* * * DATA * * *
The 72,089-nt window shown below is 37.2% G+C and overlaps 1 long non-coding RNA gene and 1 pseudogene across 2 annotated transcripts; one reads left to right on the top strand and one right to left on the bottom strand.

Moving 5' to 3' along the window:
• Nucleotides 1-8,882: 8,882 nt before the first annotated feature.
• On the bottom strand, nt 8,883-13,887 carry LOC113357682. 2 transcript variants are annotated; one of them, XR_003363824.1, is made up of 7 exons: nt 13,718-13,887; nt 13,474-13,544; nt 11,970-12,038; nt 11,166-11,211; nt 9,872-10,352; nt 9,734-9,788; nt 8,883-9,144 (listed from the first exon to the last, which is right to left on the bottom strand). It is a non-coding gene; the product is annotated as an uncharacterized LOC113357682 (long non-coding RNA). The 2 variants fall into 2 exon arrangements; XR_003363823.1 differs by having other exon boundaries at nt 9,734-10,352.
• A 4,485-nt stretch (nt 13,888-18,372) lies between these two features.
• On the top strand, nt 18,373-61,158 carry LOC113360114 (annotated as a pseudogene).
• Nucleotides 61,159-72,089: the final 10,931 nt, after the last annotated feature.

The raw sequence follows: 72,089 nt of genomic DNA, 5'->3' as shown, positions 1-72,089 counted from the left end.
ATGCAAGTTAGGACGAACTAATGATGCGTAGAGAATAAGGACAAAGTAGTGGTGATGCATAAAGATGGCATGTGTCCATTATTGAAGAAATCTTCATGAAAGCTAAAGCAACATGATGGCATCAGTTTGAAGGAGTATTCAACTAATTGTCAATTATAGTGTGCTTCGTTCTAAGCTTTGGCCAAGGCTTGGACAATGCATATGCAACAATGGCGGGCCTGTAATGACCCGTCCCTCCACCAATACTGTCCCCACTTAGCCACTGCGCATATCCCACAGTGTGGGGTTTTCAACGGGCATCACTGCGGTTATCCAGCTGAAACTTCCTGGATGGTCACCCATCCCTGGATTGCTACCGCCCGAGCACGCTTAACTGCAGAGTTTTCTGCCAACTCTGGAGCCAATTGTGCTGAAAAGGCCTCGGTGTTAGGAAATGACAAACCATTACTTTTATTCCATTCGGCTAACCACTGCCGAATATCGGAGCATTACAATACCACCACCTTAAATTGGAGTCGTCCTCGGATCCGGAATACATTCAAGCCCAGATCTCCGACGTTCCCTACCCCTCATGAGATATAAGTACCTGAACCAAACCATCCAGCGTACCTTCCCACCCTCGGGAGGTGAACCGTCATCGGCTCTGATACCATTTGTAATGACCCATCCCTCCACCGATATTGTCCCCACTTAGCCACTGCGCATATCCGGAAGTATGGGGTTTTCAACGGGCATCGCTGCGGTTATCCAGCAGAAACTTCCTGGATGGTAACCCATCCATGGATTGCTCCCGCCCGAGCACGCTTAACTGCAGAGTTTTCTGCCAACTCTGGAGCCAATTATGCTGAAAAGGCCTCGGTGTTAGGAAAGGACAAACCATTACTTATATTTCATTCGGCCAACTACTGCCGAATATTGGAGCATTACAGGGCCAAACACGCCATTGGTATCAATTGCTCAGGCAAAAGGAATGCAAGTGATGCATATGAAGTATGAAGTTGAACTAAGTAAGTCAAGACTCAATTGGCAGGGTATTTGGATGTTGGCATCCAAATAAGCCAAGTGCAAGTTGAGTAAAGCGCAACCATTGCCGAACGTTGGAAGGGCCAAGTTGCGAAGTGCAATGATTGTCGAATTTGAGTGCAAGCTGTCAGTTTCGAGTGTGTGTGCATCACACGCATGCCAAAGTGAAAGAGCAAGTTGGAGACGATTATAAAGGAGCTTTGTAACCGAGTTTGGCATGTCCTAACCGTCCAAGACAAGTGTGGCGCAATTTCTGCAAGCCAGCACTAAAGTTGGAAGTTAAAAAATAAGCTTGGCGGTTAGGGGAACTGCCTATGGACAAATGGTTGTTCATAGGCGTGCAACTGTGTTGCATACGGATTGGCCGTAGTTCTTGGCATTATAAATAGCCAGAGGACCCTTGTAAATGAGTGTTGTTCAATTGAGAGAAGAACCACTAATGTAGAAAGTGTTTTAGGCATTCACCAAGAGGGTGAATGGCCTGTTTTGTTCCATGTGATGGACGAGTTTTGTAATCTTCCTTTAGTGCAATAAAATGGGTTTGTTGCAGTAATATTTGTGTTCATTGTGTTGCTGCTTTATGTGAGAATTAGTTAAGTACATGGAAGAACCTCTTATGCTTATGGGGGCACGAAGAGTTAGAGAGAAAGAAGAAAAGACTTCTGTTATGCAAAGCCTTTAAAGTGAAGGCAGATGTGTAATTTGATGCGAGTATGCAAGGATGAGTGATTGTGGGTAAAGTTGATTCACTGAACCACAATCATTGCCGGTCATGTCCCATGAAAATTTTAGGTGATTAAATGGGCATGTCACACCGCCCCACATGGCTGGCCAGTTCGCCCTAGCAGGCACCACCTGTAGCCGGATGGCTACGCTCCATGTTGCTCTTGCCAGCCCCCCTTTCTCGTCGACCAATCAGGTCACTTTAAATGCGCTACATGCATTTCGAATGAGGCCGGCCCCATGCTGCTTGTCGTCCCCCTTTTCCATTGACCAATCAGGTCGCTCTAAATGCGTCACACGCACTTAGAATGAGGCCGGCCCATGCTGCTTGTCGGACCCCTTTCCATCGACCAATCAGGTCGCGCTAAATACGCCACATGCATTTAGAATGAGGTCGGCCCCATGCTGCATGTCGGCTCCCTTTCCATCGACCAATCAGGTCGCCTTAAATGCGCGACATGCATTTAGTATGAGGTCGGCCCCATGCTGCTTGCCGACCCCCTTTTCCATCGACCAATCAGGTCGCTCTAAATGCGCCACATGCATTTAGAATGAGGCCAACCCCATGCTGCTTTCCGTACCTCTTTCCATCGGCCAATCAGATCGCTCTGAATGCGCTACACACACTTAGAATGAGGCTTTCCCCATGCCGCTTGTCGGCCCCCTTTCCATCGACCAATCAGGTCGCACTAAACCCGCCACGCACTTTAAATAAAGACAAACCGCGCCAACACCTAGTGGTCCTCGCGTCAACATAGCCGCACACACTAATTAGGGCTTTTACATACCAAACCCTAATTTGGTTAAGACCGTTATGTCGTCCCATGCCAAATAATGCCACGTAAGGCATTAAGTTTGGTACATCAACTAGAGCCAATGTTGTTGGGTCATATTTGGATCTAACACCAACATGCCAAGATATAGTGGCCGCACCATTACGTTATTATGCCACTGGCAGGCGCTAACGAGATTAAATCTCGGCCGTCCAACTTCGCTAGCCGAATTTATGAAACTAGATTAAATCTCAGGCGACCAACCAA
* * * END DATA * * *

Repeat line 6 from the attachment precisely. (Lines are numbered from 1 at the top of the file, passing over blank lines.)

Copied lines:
• On the top strand, nt 18,373-61,158 carry LOC113360114 (annotated as a pseudogene).